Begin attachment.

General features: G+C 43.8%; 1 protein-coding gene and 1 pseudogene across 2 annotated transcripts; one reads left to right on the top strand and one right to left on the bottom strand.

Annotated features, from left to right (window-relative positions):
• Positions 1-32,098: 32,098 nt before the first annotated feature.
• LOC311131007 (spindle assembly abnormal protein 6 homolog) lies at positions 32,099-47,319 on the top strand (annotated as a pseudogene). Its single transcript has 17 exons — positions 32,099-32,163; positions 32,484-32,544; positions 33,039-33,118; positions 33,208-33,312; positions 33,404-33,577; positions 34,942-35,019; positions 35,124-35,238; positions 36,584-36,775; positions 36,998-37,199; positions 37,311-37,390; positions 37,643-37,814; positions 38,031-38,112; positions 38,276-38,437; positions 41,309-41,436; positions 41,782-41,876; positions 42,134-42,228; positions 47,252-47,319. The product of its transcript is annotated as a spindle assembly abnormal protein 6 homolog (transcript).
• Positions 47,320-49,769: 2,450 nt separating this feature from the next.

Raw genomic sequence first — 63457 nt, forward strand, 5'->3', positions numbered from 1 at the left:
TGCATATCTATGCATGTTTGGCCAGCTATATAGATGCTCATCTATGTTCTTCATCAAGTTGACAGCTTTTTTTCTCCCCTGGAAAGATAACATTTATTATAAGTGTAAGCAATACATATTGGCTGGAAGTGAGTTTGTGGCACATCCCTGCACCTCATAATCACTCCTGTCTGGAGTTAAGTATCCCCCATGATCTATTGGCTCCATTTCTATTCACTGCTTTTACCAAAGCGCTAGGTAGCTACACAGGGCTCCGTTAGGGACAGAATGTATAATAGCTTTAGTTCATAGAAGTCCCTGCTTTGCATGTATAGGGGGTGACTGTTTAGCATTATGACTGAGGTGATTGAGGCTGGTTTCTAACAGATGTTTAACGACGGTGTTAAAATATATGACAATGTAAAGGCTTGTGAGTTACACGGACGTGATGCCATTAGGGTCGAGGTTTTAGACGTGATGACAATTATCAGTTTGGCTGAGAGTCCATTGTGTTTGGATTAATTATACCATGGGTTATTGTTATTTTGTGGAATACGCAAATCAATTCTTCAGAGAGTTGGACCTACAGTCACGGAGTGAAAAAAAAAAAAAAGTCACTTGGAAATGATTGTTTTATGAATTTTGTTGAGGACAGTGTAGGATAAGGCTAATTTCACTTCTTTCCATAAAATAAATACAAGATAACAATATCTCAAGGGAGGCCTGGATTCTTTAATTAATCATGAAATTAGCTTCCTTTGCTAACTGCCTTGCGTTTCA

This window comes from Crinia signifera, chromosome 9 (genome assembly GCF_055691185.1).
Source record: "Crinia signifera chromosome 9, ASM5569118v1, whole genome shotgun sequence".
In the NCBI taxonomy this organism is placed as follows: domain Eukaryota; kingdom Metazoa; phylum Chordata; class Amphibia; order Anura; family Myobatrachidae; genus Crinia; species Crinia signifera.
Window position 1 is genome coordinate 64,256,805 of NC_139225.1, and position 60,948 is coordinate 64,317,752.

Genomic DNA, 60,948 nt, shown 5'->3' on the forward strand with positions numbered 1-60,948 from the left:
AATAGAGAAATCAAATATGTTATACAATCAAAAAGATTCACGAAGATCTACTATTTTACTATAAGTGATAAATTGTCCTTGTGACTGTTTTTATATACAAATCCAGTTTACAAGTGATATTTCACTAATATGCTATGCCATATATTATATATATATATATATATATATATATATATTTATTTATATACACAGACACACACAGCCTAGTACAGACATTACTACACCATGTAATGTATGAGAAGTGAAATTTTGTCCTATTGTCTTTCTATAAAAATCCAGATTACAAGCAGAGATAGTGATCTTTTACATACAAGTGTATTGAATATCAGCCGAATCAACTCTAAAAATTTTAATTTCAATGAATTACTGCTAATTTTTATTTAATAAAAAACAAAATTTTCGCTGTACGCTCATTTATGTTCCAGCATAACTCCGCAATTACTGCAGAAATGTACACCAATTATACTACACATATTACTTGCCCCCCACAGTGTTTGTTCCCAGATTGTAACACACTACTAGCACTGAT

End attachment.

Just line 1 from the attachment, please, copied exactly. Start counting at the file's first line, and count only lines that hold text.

General features: G+C 43.8%; 1 protein-coding gene and 1 pseudogene across 2 annotated transcripts; one reads left to right on the top strand and one right to left on the bottom strand.